by Melissa Blake
Humans learn a lot by watching. When other people see us being comfortable in nature, eating wild food, and starting fires with friction it inspires them to do those things, too and gives some idea how to do them.
Most adults are capable of sitting through a lecture. But almost everyone, especially kids, would rather hear a story. Stories can be true or fictional; they can be used to inspire or teach. A story draws the listener into the experience. The more sensory details are included and the more emotion the listener feels, the more memorable the story will be because more memory pathways will be engaged.
Sending on errands
Along with being challenged at the right level for their skills, people enjoy being given the right amount of responsibility. Errands are opportunities for independence, testing and proving abilities, and serving the group.
Coaching for inner tracking
A mentor helps participants reflect on their own inner processes and learn about themselves. He can also encourage people to become committed to their own lifelong growth, so the reflection will continue after he’s gone from the picture.
Teambuilding games and challenges
Teamwork is important in community, and an important life skill. Often the challenges of outdoor survival are more easily met when a group works together, so wilderness survival experiences are a perfect venue for practicing these skills.
Three levels of questioning
This is a strategy for helping learners construct their own knowledge. The first level are questions you know the person knows the answer to. Ask lots of these, to build confidence and help him see what he knows. The second level are questions that challenge him but which he is still capable of answering with some effort. Ask enough of these to keep him in that Zone of Proximal Development much of the time. Finally come questions he didn’t even know were answerable; they may or may not be, but they help him see the endless possibilities for learning. Use sparingly so as not to discourage!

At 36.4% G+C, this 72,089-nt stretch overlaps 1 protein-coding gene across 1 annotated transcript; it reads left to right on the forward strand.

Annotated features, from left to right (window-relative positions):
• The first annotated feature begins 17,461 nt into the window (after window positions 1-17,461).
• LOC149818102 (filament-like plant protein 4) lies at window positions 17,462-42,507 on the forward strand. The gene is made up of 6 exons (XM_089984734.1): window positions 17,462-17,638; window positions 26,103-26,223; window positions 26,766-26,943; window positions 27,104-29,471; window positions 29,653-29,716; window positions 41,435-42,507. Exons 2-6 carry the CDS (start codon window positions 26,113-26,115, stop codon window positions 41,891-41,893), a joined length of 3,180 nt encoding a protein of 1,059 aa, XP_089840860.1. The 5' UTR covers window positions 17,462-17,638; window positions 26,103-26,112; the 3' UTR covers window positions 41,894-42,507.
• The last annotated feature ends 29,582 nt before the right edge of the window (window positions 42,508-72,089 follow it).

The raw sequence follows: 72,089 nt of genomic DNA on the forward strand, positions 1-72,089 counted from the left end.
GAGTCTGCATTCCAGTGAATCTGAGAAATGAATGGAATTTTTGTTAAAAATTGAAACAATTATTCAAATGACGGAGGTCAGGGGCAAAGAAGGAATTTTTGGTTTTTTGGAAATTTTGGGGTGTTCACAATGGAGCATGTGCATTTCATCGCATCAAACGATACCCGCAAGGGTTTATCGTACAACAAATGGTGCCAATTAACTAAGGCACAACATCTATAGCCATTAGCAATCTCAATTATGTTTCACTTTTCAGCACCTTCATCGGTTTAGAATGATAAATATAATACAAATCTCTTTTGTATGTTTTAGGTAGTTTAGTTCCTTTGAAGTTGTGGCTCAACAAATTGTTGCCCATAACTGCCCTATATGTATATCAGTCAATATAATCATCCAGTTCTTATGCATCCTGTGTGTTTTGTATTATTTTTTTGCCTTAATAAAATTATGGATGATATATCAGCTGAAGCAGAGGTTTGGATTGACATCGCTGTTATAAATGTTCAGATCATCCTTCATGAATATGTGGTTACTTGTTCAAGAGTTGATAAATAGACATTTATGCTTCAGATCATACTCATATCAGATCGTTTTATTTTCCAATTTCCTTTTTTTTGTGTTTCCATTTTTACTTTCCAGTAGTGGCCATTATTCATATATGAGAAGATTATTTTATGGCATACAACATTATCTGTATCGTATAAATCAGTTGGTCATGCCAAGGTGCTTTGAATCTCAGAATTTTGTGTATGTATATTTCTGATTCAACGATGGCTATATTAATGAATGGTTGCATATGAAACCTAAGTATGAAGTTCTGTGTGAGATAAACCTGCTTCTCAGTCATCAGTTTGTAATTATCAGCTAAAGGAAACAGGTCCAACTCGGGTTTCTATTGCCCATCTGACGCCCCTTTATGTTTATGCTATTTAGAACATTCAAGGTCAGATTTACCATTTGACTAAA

Seize the moment
Take advantage of what’s happening in the environment, i.e. by nut-gathering or maple sap-collecting. This creates connection to place and season.
Listening to someone’s “Story of the Day”
and asking her challenging questions about it. What did she see? What did it mean? What else did she notice? Her answers tell you about gaps in her knowledge. Your questions should prompt her to gather even more information the next time.
Creating a (perceived) survival need
Necessity is the mother of invention, and of most learning as well. If you need a fire to keep warm, cook your food, and give you light you will be highly motivated to learn how to build a fire and keep it going!
Energetic progression or “flow”
There is a natural cycle of energy in learning. Joseph Cornell explained it well and coined the term, “Flow Learning” (different from the “flow state” discussed on page 10). The idea is to both capitalize on and direct the natural energy in the group. Plan or “choreograph” your time together with this in mind, and be prepared to read the group’s energy in the moment and change activities on the fly.
Knowing participants as individuals
and tailoring the learning experience. Distinguish mentoring from other forms of teaching. With this knowledge, mentors provide the appropriate amount of challenge to keep everyone in a state of “flow” (see p. 10). Observing them work in teams, listening to their stories, asking them questions, and facilitating their tracking of their own inner process are ways we get to know each participant.